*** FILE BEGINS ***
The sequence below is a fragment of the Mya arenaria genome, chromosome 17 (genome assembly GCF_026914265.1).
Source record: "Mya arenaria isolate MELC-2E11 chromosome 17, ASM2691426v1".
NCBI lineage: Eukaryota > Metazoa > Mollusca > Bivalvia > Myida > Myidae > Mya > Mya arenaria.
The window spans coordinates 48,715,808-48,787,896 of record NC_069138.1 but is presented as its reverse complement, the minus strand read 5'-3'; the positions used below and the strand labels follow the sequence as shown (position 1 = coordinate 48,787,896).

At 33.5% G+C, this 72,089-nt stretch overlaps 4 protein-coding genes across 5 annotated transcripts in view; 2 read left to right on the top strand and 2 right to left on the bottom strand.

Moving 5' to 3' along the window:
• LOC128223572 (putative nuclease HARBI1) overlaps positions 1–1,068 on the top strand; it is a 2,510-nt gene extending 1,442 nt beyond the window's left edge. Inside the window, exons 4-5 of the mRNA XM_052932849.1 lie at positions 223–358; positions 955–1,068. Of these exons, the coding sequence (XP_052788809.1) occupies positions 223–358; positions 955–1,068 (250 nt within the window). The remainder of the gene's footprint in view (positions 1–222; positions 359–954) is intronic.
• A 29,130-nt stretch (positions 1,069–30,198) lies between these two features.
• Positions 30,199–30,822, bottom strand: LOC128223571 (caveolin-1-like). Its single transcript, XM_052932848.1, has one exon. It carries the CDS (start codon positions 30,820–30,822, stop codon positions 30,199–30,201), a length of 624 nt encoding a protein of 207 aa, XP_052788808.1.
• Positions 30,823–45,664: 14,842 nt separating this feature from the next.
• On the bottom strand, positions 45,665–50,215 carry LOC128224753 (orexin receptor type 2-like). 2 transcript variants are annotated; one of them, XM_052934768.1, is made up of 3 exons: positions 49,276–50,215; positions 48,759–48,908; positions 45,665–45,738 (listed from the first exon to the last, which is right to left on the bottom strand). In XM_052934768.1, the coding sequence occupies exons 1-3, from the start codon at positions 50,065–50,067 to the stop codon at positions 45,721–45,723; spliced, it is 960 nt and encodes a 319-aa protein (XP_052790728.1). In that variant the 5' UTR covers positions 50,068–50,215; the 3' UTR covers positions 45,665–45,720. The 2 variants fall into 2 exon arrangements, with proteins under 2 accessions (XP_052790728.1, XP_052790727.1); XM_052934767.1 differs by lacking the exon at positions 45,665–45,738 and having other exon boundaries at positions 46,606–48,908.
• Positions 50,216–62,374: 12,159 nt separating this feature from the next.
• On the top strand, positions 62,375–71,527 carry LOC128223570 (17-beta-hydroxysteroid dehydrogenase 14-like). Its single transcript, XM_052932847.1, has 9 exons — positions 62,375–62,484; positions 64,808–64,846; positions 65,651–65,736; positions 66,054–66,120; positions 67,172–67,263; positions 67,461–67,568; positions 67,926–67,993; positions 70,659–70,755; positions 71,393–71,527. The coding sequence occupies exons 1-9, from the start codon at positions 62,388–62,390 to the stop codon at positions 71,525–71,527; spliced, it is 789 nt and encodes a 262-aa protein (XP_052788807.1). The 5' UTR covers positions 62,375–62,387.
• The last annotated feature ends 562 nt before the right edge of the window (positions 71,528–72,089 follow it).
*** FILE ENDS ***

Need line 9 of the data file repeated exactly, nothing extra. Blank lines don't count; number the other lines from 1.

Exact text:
• Positions 30,199–30,822, bottom strand: LOC128223571 (caveolin-1-like). Its single transcript, XM_052932848.1, has one exon. It carries the CDS (start codon positions 30,820–30,822, stop codon positions 30,199–30,201), a length of 624 nt encoding a protein of 207 aa, XP_052788808.1.